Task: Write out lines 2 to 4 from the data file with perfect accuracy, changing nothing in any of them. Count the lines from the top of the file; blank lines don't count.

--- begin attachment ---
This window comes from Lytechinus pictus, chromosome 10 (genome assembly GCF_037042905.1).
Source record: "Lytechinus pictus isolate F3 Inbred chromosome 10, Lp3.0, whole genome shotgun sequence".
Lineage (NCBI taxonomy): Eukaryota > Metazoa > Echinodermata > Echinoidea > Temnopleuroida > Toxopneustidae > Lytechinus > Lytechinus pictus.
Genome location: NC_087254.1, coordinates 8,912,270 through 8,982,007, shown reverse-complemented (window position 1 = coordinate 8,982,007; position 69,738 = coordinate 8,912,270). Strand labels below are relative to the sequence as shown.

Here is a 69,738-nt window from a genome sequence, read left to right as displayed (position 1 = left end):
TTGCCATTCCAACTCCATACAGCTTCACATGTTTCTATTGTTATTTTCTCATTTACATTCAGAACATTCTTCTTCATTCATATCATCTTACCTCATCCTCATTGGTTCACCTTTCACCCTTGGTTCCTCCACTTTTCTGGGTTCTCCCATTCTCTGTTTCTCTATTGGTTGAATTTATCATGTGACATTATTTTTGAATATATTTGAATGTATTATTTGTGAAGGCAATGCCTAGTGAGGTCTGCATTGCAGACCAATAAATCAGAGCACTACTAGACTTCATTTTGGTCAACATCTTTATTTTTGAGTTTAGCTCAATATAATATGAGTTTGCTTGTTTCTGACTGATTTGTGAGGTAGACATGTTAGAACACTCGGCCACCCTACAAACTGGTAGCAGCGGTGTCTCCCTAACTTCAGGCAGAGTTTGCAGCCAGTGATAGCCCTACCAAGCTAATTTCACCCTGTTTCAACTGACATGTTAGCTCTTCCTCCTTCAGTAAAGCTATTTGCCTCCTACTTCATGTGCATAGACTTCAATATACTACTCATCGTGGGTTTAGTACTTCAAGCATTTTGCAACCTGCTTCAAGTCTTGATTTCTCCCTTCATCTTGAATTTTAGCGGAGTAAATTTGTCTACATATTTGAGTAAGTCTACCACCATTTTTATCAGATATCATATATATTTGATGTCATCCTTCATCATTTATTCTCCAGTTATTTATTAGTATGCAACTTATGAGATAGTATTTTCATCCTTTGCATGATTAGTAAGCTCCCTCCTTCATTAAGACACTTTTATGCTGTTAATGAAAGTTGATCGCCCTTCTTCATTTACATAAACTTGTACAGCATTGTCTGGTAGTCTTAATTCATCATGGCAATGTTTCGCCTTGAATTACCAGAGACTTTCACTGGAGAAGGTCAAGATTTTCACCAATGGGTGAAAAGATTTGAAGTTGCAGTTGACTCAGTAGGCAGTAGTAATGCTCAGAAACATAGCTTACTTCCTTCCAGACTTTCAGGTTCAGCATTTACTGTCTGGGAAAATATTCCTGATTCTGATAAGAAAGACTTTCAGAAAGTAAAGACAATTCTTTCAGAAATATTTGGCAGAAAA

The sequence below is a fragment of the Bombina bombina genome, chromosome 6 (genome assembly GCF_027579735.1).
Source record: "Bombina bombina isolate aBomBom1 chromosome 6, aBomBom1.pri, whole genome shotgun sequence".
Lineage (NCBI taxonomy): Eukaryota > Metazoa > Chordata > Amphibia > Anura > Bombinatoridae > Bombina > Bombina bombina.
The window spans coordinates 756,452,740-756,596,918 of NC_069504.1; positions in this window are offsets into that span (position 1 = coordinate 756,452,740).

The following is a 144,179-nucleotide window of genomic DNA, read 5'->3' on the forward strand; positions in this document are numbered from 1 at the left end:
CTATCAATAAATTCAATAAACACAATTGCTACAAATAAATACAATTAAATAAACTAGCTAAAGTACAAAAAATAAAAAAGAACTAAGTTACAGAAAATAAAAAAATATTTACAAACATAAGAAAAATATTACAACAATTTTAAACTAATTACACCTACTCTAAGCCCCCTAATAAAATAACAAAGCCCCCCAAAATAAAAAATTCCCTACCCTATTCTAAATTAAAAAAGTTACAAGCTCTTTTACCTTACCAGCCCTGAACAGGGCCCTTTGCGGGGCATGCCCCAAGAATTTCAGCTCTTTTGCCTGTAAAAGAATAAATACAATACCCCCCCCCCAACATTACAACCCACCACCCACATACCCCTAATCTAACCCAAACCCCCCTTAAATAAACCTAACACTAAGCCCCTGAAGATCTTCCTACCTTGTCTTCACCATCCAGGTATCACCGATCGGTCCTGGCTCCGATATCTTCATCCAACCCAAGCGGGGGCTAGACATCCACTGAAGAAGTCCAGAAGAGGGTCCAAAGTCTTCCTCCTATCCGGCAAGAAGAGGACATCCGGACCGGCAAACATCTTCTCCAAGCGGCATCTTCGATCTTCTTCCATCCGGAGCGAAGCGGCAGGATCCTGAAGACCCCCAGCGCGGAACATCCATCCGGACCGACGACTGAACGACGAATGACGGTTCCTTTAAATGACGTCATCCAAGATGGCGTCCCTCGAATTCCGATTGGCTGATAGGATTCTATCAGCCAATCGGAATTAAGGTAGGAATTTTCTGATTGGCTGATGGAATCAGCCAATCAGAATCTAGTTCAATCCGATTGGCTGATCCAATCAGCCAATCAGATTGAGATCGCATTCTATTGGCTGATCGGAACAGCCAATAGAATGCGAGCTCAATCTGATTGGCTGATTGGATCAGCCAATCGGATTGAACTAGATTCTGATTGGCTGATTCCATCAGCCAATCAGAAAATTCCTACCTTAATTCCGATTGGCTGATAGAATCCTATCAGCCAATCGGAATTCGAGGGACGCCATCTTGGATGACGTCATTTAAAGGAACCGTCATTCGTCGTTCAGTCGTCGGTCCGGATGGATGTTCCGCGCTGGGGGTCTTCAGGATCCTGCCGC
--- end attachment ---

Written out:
Source record: "Lytechinus pictus isolate F3 Inbred chromosome 10, Lp3.0, whole genome shotgun sequence".
Lineage (NCBI taxonomy): Eukaryota > Metazoa > Echinodermata > Echinoidea > Temnopleuroida > Toxopneustidae > Lytechinus > Lytechinus pictus.
Genome location: NC_087254.1, coordinates 8,912,270 through 8,982,007, shown reverse-complemented (window position 1 = coordinate 8,982,007; position 69,738 = coordinate 8,912,270). Strand labels below are relative to the sequence as shown.